Mushroom Shrimp Stuffing:
- 1 tablespoon unsalted butter
- 1/3 cup sliced shallots
- 1/2 pound wild or cultivated mushrooms (chanterelles, oyster, cremini, shiitake, or a mixture), thinly sliced (about 3 cups)
- 4 ounces shrimp, peeled and cut into 1/2-inch dice
- 1/4 teaspoon salt
- 1/4 teaspoon freshly ground black pepper
- 3 tablespoons chopped chives
- 1 small salmon (about 5 pounds with head on), yeilding about 2 1/2 pounds of boneless, skinless salmon flesh
- 1 package store-bought puff pastry
- 1 large egg
Foamy lemon sauce:
- 1 cup chicken stock, plus 1/2 cup
- 1/2 teaspoon potato starch
- 3 egg yolks from large eggs
- 1/4 teaspoon salt
- Dash cayenne pepper
- 2 tablespoons lemon juice
To make the mushroom-shrimp stuffing: Heat the tablespoon of butter in a skillet. When it is hot but not smoking, add the shallots. Saute for about 1 minute, until the shallots have softened, then add the mushrooms, and cook over medium to high heat until they have released their juice. When that juice has evaporated and the mixture starts sizzling again, add the shrimp, and cook for about 1 minute, just long enough for the shrimp pieces to change color. Season with the pepper, salt, and chives. Cool.
When ready to assemble the dish, line a large cookie sheet with parchment paper. Roll the dough into a 16-inch square. Cut a 16-inch-long strip from the dough measuring 5 to 6-inches wide, and place it on the diagonal on the parchment paper. Place one of the salmon fillets on top, and sprinkle it lightly with salt and pepper. Spread the cooled mushroom-shrimp stuffing evenly on top, then cover the stuffing with the remaining salmon fillet.
Take care to arrange the fillets so that the thinner part of the fillet on the bottom corresponds to the larger, thicker part of the fillet on top (tail to head and head to tail), and the shape and thickness are the same throughout. This way the salmon will cook evenly.
Roll the remaining, wider strip of dough up onto your rolling pin, then unroll it on top of the second fillet. Brush off any flour from the surface of the dough, and press it all around the edges, so it conforms to the fish shape underneath. The large top layer of dough will stick around the edge to the layer of dough underneath. Press the two layers of dough gently around the edge so they adhere well together, then place in the freezer for about 10 minutes to firm up the dough. This will make trimming and decorating the "fish" easier. Preheat the oven to 375 degrees.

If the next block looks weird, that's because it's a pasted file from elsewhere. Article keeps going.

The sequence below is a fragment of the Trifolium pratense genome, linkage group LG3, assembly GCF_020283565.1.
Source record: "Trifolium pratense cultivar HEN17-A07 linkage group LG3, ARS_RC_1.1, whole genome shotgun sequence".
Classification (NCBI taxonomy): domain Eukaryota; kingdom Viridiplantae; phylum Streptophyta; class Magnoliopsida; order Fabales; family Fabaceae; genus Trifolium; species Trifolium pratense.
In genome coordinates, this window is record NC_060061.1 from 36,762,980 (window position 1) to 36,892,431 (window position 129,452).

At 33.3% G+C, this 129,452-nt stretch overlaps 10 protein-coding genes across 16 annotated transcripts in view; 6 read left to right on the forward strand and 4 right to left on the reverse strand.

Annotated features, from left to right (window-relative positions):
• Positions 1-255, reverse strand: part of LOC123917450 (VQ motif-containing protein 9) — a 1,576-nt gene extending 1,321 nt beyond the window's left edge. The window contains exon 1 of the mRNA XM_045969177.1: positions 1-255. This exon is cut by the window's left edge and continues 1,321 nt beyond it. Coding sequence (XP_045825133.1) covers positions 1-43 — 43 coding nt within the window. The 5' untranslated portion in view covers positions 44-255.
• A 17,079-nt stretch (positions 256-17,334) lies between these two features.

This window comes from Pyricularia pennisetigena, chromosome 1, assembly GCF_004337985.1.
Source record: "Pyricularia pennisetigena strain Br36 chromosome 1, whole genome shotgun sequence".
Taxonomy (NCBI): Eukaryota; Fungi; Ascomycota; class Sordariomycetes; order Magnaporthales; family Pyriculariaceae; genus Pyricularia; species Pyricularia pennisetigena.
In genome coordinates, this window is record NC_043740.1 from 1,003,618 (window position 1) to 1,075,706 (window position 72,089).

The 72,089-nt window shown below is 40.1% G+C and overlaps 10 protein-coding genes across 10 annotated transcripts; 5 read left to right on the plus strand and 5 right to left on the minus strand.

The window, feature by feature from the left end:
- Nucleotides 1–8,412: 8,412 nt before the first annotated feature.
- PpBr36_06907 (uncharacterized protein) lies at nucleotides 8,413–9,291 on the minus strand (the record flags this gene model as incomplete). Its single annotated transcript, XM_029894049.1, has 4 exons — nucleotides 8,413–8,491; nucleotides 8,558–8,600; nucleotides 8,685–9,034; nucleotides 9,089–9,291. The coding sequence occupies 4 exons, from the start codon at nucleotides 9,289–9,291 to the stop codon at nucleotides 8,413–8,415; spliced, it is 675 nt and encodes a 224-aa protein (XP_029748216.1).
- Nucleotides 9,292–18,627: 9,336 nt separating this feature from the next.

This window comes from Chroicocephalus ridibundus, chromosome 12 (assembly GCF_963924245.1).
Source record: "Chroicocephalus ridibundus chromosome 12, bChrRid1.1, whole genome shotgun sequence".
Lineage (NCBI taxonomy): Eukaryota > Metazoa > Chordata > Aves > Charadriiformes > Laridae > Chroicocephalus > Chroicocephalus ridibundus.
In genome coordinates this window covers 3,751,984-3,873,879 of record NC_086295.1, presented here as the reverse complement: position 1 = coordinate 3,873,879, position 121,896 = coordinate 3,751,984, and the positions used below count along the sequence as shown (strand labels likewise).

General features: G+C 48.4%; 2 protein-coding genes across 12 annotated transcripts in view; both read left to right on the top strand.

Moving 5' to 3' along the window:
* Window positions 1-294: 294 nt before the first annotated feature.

After 10 minutes, remove the "fish" from the freezer, and trim the excess dough all around the edge to create a fish outline with dorsal fins as well as a tail from the extra dough around the salmon. Make a gill with a strip of the trimmed dough, and cut and position a round piece of dough for the eye. Continue decorating as you fancy.
Break the whole egg into a small bowl, and remove about half the white. Beat the remaining egg in the bowl with a fork to make a wash for coating the "fish". Brush the salmon with the egg. Holding the tip from a pastry bag (large end down) at an angle, press it lightly into the "fish" to simulate scales. Bake in the 375 degree F oven for 35 to 40 minutes. Remove and set aside, uncovered, in a warm place while you make the sauce.
Foamy lemon sauce: Whisk together 1 cup of the chicken stock and the potato starch in a saucepan, and bring to a boil. Whisk the egg yolks and the remaining chicken stock in a bowl, then pour into the hot stock, and whisk constantly over medium heat for about 2 minutes, or until the sauce thickens and foams, but don't let it boil. It should reach a temperature of 180 degrees, the temperature needed to cook the eggs and the starch and to thicken the sauce. Whisk in the salt and cayenne, then remove the saucepan from the heat, stir in the lemon juice, and set aside. The sauce should have doubled in volume.
Using 2 long hamburger spatulas, transfer the "fish" to a serving platter. To serve, cut into 1 to 1 1/2-inch slices, and arrange on warm individual plates. Spoon some sauce around the slices, and serve immediately.